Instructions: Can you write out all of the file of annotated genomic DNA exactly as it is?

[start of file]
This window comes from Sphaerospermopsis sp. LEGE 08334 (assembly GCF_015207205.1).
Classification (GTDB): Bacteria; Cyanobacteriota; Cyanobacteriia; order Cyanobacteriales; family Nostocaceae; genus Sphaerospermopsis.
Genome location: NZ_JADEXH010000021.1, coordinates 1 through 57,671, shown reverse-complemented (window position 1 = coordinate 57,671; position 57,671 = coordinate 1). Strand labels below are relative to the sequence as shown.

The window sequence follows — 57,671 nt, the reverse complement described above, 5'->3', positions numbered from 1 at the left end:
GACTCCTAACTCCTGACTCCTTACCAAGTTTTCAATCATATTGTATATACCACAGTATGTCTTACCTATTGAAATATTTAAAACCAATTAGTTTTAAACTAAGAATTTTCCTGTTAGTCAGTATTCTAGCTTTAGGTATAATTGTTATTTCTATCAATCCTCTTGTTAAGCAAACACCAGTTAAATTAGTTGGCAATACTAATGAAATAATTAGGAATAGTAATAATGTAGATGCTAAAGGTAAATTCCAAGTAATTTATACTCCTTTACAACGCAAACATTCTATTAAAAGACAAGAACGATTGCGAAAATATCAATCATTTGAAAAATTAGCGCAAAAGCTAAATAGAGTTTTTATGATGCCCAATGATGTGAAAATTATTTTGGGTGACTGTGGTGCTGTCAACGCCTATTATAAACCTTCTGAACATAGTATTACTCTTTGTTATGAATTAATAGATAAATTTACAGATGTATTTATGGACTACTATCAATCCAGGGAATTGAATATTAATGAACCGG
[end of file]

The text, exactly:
This window comes from Sphaerospermopsis sp. LEGE 08334 (assembly GCF_015207205.1).
Classification (GTDB): Bacteria; Cyanobacteriota; Cyanobacteriia; order Cyanobacteriales; family Nostocaceae; genus Sphaerospermopsis.
Genome location: NZ_JADEXH010000021.1, coordinates 1 through 57,671, shown reverse-complemented (window position 1 = coordinate 57,671; position 57,671 = coordinate 1). Strand labels below are relative to the sequence as shown.

The window sequence follows — 57,671 nt, the reverse complement described above, 5'->3', positions numbered from 1 at the left end:
GACTCCTAACTCCTGACTCCTTACCAAGTTTTCAATCATATTGTATATACCACAGTATGTCTTACCTATTGAAATATTTAAAACCAATTAGTTTTAAACTAAGAATTTTCCTGTTAGTCAGTATTCTAGCTTTAGGTATAATTGTTATTTCTATCAATCCTCTTGTTAAGCAAACACCAGTTAAATTAGTTGGCAATACTAATGAAATAATTAGGAATAGTAATAATGTAGATGCTAAAGGTAAATTCCAAGTAATTTATACTCCTTTACAACGCAAACATTCTATTAAAAGACAAGAACGATTGCGAAAATATCAATCATTTGAAAAATTAGCGCAAAAGCTAAATAGAGTTTTTATGATGCCCAATGATGTGAAAATTATTTTGGGTGACTGTGGTGCTGTCAACGCCTATTATAAACCTTCTGAACATAGTATTACTCTTTGTTATGAATTAATAGATAAATTTACAGATGTATTTATGGACTACTATCAATCCAGGGAATTGAATATTAATGAACCGG